In an effort to practice engineering design, STEM classes break out into teams and endeavor to make a working ink pen. To prepare, they read about writing implements through history, patents, and viscosity of liquids. Armed with this information, they make their plans. A worksheet with seven reflection questions is provided for processing. This would be a fun challenge for junior high engineers.
In collaborative groups, emerging engineers or environmental scientists plan and construct a water wheel or watermill that rotates for a total of three minutes. Everything you need to carry out this lesson is included: objectives, background information (both historical and scientific), and more! This, and other lessons by the same publisher are ideal for bringing STEM activities into your classroom.
Nano-nano! Nanotechnology can seem like it's from another planet! After learning about this tiny technology, collaborative groups experiment with how smaller particles affect chemical reactions. They do this by immersing a whole and a crushed antacid tablet into equal amounts of water. Nanotechnology is a fascinating topic for your STEM curriculum.
This lesson will make an impact, especially on scientist-athletes who may have an interest in waterproof clothing! Acting as materials engineers, they work collaboratively on waterproofing pieces of cotton fabric. This challenge is preceded by reading about nanotechnology and the hydrophobic effect. Expect an enduring effect on emerging engineers!
Blow your learners' minds with a sweet lesson plan on nanotechnology that uses sugar to demonstrate the difference nanoscale surface area makes in dissolving and crystal formation. Plenty of supportive background information is read to introduce the concepts, and then two activities are carried out. Since the sugar crystals take about a week to form, you will need to set aside a later class period in order to wrap this lesson plan up. Though the publisher mentions many grade levels, this would be the best fit for middle schoolers.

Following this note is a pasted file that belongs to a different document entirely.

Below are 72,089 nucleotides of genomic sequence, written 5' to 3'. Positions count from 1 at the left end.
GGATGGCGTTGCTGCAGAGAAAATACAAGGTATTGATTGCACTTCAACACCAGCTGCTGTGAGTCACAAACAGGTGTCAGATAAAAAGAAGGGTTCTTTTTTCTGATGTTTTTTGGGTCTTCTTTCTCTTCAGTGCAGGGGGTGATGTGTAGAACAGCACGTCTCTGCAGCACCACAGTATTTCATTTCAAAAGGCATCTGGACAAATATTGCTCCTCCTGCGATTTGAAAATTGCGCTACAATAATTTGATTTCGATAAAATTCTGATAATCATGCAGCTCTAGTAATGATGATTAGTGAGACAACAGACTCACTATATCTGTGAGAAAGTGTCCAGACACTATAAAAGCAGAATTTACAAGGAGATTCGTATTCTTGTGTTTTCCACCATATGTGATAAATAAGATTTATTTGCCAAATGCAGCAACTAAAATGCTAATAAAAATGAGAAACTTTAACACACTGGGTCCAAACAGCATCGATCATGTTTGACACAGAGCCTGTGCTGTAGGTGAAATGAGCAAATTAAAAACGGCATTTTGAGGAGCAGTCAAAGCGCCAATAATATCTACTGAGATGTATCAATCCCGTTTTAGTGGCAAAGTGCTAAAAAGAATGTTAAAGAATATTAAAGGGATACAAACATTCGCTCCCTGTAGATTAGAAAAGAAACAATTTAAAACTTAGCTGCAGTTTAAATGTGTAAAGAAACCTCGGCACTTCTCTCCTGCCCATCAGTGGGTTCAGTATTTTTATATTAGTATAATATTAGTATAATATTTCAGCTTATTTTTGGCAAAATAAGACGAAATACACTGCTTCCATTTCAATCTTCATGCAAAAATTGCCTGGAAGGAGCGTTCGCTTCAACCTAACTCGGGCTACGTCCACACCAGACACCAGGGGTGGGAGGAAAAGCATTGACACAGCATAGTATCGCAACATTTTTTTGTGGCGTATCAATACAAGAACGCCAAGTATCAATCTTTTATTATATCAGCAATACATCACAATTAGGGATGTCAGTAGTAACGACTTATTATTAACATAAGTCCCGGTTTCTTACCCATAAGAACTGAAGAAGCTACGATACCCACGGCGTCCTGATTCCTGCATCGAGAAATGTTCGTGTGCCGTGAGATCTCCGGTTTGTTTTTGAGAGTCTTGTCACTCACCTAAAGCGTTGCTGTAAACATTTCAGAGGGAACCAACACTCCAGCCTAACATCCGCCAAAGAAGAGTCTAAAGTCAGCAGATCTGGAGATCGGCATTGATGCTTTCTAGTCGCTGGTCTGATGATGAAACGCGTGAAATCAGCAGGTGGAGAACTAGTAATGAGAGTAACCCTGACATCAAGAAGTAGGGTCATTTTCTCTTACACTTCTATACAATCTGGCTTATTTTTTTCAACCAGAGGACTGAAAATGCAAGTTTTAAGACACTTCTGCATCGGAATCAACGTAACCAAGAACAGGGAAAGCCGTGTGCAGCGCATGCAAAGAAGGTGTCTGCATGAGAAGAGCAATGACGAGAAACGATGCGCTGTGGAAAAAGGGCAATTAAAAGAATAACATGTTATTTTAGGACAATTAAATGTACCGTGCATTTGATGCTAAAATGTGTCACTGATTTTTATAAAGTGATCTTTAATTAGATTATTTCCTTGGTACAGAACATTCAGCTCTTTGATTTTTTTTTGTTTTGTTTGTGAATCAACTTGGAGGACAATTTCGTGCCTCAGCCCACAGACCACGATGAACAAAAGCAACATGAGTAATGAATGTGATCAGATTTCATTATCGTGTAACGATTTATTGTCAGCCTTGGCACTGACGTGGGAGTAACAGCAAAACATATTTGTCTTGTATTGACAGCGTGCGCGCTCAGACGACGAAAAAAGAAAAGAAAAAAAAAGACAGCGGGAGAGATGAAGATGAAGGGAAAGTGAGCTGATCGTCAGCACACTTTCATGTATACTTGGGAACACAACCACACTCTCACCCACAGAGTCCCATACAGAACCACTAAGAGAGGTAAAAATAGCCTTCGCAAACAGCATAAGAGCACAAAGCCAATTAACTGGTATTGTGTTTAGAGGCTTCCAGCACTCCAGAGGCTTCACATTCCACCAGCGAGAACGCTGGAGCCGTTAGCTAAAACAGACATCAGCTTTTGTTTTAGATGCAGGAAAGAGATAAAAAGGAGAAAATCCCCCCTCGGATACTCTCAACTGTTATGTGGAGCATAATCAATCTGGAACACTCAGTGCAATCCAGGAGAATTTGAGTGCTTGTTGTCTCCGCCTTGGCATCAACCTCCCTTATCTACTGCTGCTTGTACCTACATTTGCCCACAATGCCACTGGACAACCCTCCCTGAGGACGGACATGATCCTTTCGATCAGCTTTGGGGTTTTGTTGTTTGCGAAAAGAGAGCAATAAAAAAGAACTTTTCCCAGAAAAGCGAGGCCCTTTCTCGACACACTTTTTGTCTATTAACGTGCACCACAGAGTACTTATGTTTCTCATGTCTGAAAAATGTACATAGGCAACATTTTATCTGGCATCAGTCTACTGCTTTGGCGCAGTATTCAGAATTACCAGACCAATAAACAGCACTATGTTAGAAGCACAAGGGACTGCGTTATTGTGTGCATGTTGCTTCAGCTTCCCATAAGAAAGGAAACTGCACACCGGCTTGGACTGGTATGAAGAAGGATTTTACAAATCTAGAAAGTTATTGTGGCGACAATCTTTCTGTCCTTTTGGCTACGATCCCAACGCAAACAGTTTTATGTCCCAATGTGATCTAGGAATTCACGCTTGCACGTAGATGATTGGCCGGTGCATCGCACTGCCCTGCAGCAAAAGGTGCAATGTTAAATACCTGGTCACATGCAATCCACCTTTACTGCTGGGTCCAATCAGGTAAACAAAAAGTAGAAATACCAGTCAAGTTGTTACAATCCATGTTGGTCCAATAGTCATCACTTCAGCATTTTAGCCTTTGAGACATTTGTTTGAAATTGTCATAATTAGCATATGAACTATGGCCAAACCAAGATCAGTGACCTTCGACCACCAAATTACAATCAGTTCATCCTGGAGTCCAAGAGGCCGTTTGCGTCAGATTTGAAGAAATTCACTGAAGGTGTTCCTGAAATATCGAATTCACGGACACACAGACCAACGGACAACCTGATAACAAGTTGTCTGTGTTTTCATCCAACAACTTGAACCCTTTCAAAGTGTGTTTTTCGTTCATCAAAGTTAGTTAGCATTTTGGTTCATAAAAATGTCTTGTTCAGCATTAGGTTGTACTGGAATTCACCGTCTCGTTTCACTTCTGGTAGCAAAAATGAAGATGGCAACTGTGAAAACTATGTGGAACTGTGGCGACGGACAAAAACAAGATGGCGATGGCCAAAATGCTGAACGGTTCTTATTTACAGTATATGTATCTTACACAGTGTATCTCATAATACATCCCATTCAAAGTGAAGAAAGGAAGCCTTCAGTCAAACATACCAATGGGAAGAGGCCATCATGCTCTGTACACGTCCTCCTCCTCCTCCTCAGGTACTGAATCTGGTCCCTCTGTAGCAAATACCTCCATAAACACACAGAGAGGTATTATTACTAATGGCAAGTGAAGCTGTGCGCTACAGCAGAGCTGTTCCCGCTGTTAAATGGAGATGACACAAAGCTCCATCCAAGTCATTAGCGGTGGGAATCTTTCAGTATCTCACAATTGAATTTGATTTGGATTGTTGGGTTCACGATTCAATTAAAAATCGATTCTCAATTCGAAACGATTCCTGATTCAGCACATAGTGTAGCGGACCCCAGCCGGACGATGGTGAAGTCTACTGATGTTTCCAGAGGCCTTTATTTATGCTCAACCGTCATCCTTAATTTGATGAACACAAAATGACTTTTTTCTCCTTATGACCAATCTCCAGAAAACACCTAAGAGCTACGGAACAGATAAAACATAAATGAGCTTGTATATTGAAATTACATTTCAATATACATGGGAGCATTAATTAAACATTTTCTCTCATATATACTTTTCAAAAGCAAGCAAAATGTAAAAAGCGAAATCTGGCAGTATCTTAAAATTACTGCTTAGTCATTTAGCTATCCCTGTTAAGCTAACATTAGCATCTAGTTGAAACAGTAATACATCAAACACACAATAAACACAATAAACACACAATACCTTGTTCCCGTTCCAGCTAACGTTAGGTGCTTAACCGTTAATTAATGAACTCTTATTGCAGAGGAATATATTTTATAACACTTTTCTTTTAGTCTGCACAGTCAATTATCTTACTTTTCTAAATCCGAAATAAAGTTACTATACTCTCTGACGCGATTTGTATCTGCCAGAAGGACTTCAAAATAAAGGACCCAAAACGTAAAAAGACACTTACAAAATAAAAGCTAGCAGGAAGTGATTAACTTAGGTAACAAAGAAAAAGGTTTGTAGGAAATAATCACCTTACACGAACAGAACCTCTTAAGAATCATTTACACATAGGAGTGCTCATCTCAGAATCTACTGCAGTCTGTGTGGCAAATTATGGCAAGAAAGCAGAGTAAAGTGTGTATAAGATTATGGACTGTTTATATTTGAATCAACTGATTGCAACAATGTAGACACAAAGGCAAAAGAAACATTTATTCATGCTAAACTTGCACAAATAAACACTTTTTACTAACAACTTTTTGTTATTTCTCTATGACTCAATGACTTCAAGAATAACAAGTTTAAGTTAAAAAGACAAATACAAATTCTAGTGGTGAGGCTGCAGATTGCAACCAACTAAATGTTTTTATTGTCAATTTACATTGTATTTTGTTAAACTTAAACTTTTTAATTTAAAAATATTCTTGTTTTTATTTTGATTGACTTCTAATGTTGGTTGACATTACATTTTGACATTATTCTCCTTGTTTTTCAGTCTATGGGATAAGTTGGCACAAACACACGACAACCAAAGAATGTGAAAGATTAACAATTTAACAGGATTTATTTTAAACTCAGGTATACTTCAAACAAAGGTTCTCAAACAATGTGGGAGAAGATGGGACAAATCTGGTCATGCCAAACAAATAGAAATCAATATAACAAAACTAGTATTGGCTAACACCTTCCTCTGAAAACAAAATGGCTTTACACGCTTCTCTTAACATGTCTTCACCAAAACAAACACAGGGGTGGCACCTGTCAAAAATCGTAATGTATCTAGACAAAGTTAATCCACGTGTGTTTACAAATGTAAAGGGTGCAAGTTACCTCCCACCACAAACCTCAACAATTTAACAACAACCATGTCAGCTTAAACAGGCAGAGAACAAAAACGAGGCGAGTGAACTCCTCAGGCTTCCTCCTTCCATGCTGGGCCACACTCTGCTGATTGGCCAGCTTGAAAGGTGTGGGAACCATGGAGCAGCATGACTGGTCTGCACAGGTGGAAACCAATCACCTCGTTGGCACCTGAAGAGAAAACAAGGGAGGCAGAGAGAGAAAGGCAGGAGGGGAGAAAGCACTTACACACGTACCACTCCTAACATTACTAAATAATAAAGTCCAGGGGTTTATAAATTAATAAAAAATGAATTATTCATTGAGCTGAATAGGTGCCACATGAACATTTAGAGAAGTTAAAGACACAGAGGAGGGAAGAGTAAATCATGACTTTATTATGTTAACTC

Fascinating reading about nanotechnology, nanoscale properties, and liquid crystals precedes a fun activity for young engineers. They measure their hands in nanometers, research, and then investigate how heat effects a sheet containing liquid crystals. These sheets are similar to the material in mood rings, so consider having a few on hand to demonstrate!
To prepare for the activity, STEM classes read about nanotechnology and the amazing properties of graphene. They collect a graphene sample from pencils, and then connect them into simple circuits to determine whether it makes a better conductor or insulator. Note that although Next Generation standards are listed for primary grades, this activity is best suited for upper-elementary science classes.
The children's book Officer Buckle and Gloria by Peggy Rathmann is a great story for teaching young learners about teamwork and the importance of following rules. In a detailed, read-aloud lesson, children learn to use both the words and illustrations to draw inferences and understand the problems and solutions presented in a book. A graphic organizer and reading comprehension worksheet provide an opportunity for students to demonstrate their comprehension of the story. To extend the lesson, a non-fiction reading passage about service dogs is also included, allowing for the class to make connections between the fictional story and the real world. A great lesson for developing reading comprehension skills in young readers.
After reading about how engineering has made adaptive devices possible for people with disabilities, pupils work in groups to discuss different devices to determine whether or not they are adaptive. They also disassemble a pair of eyeglasses in order to analyze the materials and design. This is a hands-on critical-thinking activity that you can use in a STEM or engineering unit.